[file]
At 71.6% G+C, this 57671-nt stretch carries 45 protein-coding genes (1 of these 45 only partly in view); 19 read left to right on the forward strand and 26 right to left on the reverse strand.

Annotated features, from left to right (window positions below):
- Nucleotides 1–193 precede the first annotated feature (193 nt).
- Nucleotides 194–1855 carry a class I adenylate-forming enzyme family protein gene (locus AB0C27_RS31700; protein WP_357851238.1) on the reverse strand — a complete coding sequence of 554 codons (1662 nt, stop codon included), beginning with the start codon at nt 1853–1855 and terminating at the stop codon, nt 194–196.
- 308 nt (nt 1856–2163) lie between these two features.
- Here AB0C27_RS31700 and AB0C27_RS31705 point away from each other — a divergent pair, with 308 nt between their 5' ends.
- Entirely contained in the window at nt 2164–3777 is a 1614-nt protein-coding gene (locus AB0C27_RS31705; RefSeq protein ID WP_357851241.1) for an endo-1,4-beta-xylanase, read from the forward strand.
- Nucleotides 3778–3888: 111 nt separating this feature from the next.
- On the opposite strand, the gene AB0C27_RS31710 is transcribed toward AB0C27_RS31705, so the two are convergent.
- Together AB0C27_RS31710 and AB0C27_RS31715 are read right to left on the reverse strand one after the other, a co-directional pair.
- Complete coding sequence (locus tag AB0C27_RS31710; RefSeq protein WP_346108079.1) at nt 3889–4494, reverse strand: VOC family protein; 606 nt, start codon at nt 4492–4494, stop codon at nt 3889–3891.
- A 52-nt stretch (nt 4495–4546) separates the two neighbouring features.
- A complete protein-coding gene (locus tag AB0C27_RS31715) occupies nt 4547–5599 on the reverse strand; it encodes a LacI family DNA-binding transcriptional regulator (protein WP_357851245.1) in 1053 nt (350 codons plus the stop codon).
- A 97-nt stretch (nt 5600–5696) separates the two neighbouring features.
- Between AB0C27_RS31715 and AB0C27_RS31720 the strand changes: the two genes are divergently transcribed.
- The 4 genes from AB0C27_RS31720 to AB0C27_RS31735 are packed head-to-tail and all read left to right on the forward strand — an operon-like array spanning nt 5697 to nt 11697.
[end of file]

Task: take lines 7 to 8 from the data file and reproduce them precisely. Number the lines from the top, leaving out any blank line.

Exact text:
- Entirely contained in the window at nt 2164–3777 is a 1614-nt protein-coding gene (locus AB0C27_RS31705; RefSeq protein ID WP_357851241.1) for an endo-1,4-beta-xylanase, read from the forward strand.
- Nucleotides 3778–3888: 111 nt separating this feature from the next.